A Thematic History Of The Kellner Cup
 By Rob Dinerman

April 10, 2010 -This year’s Kellner Cup competition will represent the eighth edition of what has become perhaps the most prestigious professional squash doubles championship in the world. The previous seven Kellner Cups (from 2000-2006 before the recent switch to a biennial format resulted in a “gap” year in 2007) have effectively comprised the equivalent of the postseason playoffs of one of the four major team sports, due to the late-April time slot, top-tier purses ($40,000 the first year which subsequently expanded to the $ 70,000 to $90,000 range thereafter) and bright-lights mid-town Manhattan location hosted by three of the most highly regarded private clubs on the continent, namely the University, Union and Racquet & Tennis Clubs. Indeed, the absence of this tournament last spring caused the 2006-07 season to end more or less in mid-air as opposed to with the kind of dramatic and season-defining culmination with which this championship has perennially imbued the ISDA schedule.
    The prior septet of Kellner Cups fully reflected the dominance during this extended period that Gary Waite and Damien Mudge enjoyed over their ISDA counterparts, as this record-shattering duo had a pair of Kellner Cup three-peats (’00 through ’02 and ’04 through ’06) precisely bisected by the memorable Blair Horler/Clive Leach breakthrough at the expense of Waite and Mudge in the 2003 final. Horler and Leach had never progressed past the quarterfinal round prior to ’03 (they suffered an upset loss to Todd Binns and Jeff Mulligan in ’02 when Mulligan punctuated his career-best performance by blasting a cross-court past Horler at 14-13 in the fifth game) and would be playing with different partners by the time the ’04 event rolled around.
   But in the winter/spring of ’03, Horler and Leach first emphatically terminated a Waite/Mudge undefeated skein that had consumed 24 tournaments, 76 matches and 22 months with a blow-out (15-7 in the fourth) early-February win in the Canadian pro final; then captured the early-April Creek Challenge Cup when Mudge (partnered by Preston Quick since Waite was back home in Canada, where he and wife Natalie were celebrating the birth just days earlier of the couple’s third child) incurred a match-ending late-second-game concussion when a deep-court collision with Horler caused him to crash head-first into the left side wall; and then capped off their surge two weeks later with their heroics in the Kellner Cup.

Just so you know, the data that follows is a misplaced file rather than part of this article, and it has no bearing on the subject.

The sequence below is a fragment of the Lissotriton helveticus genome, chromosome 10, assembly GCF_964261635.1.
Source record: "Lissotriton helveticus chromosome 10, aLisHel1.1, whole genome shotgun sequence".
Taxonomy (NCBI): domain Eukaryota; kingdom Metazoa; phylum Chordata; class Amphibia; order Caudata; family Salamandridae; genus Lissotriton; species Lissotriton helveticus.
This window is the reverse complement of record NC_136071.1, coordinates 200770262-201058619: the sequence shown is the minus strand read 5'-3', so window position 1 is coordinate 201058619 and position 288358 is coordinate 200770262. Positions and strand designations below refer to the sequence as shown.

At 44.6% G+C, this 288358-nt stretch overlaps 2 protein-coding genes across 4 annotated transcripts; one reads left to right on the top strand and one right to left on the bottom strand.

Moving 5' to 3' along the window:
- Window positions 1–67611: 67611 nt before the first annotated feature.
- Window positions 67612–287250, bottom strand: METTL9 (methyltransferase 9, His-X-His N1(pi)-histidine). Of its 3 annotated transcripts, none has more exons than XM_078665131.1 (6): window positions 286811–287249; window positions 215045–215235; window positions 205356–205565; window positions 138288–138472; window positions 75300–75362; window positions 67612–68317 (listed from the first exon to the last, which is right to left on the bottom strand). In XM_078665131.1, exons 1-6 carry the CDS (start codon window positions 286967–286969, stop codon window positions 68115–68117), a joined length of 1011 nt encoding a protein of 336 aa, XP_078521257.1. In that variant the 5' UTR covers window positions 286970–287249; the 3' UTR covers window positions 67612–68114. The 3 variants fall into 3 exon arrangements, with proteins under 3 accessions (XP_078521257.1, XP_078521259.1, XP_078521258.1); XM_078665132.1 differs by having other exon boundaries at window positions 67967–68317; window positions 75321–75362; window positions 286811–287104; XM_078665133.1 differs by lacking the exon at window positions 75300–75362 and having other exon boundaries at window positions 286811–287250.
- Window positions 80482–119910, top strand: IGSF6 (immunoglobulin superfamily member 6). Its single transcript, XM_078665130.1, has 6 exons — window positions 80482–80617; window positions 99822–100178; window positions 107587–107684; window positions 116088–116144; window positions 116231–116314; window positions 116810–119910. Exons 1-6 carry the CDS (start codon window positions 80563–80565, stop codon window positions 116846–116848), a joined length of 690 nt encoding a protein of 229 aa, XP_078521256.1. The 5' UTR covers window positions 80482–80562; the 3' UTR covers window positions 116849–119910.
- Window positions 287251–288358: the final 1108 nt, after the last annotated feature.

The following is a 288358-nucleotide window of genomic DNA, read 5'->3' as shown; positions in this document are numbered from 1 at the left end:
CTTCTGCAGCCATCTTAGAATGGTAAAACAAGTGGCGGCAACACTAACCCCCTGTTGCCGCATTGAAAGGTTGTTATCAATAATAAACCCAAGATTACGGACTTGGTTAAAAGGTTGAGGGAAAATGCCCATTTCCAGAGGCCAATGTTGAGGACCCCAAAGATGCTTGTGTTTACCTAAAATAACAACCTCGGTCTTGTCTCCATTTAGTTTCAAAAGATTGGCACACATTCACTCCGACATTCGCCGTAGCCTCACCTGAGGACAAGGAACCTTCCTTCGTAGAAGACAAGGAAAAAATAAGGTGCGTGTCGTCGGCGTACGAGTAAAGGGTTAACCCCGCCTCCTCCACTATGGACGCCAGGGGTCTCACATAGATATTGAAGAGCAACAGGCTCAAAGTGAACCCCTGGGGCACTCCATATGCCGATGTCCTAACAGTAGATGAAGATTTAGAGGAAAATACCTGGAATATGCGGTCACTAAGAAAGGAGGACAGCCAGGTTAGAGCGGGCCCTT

In so doing and in thereby becoming the first team ever to defeat Waite and Mudge twice in the same season, Horler and Leach rose superior to their early-tournament travails (a fifth-game first-rounder against qualifiers Chris Walker and a returning-to-action David Kay, who had suffered a ruptured right Achilles tendon six months earlier, followed by a patchy 3-1 quarter over James Hewitt and Tyler Millard before a more convincing four-game semi over Willie Hosey and Michael Pirnak), their shaky prior Kellner Cup history and the two-games-to-love deficit that confronted them after Mudge nailed a serve-return reverse-corner winner at simultaneous-game-ball in the 15-14 second game to provide his team with a formidable edge, both statistically and psychologically, that Horler and Leach nevertheless convincingly overcame. This they accomplished with meat-grinder efficiency and a relentless attacking style that led to 15-10, 15-9 tallies and a 14-9 fifth-game lead which nearly disappeared under a desperate last-ditch Waite/Mudge rally to 13-14 that was thwarted when Horler, who had committed two nervous-looking tins in that frenzied final stretch, fully redeemed himself by boldly and successfully going for broke with a tin-defying backhand reverse-corner that neither of his two opponents even came close to tracking down.